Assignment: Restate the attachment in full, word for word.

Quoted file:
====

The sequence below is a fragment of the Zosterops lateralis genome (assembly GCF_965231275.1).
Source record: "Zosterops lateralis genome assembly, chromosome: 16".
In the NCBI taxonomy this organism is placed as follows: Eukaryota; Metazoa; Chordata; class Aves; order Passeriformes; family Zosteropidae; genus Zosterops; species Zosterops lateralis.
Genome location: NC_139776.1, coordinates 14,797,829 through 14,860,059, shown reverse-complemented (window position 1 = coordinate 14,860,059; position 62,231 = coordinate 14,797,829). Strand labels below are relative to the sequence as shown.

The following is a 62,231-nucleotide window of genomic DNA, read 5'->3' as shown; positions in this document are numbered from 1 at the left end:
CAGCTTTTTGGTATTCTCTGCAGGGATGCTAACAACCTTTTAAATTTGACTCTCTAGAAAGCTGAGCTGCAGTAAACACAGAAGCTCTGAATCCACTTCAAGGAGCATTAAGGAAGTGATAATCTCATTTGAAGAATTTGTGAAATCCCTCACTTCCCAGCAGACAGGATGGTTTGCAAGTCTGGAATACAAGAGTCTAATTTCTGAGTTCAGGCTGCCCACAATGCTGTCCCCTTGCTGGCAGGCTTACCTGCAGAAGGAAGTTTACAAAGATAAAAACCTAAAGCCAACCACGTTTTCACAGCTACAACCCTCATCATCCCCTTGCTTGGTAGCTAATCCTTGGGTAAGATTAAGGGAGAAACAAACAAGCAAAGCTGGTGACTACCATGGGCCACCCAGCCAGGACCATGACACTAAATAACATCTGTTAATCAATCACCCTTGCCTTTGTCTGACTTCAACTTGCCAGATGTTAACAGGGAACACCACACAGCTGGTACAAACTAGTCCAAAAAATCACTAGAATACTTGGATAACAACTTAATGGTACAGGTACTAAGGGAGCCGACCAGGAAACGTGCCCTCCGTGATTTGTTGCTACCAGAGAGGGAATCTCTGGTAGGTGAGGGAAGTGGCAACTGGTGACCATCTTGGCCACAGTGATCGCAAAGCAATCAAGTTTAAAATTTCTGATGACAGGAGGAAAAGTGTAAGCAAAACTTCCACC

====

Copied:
The sequence below is a fragment of the Zosterops lateralis genome (assembly GCF_965231275.1).
Source record: "Zosterops lateralis genome assembly, chromosome: 16".
In the NCBI taxonomy this organism is placed as follows: Eukaryota; Metazoa; Chordata; class Aves; order Passeriformes; family Zosteropidae; genus Zosterops; species Zosterops lateralis.
Genome location: NC_139776.1, coordinates 14,797,829 through 14,860,059, shown reverse-complemented (window position 1 = coordinate 14,860,059; position 62,231 = coordinate 14,797,829). Strand labels below are relative to the sequence as shown.

The following is a 62,231-nucleotide window of genomic DNA, read 5'->3' as shown; positions in this document are numbered from 1 at the left end:
CAGCTTTTTGGTATTCTCTGCAGGGATGCTAACAACCTTTTAAATTTGACTCTCTAGAAAGCTGAGCTGCAGTAAACACAGAAGCTCTGAATCCACTTCAAGGAGCATTAAGGAAGTGATAATCTCATTTGAAGAATTTGTGAAATCCCTCACTTCCCAGCAGACAGGATGGTTTGCAAGTCTGGAATACAAGAGTCTAATTTCTGAGTTCAGGCTGCCCACAATGCTGTCCCCTTGCTGGCAGGCTTACCTGCAGAAGGAAGTTTACAAAGATAAAAACCTAAAGCCAACCACGTTTTCACAGCTACAACCCTCATCATCCCCTTGCTTGGTAGCTAATCCTTGGGTAAGATTAAGGGAGAAACAAACAAGCAAAGCTGGTGACTACCATGGGCCACCCAGCCAGGACCATGACACTAAATAACATCTGTTAATCAATCACCCTTGCCTTTGTCTGACTTCAACTTGCCAGATGTTAACAGGGAACACCACACAGCTGGTACAAACTAGTCCAAAAAATCACTAGAATACTTGGATAACAACTTAATGGTACAGGTACTAAGGGAGCCGACCAGGAAACGTGCCCTCCGTGATTTGTTGCTACCAGAGAGGGAATCTCTGGTAGGTGAGGGAAGTGGCAACTGGTGACCATCTTGGCCACAGTGATCGCAAAGCAATCAAGTTTAAAATTTCTGATGACAGGAGGAAAAGTGTAAGCAAAACTTCCACC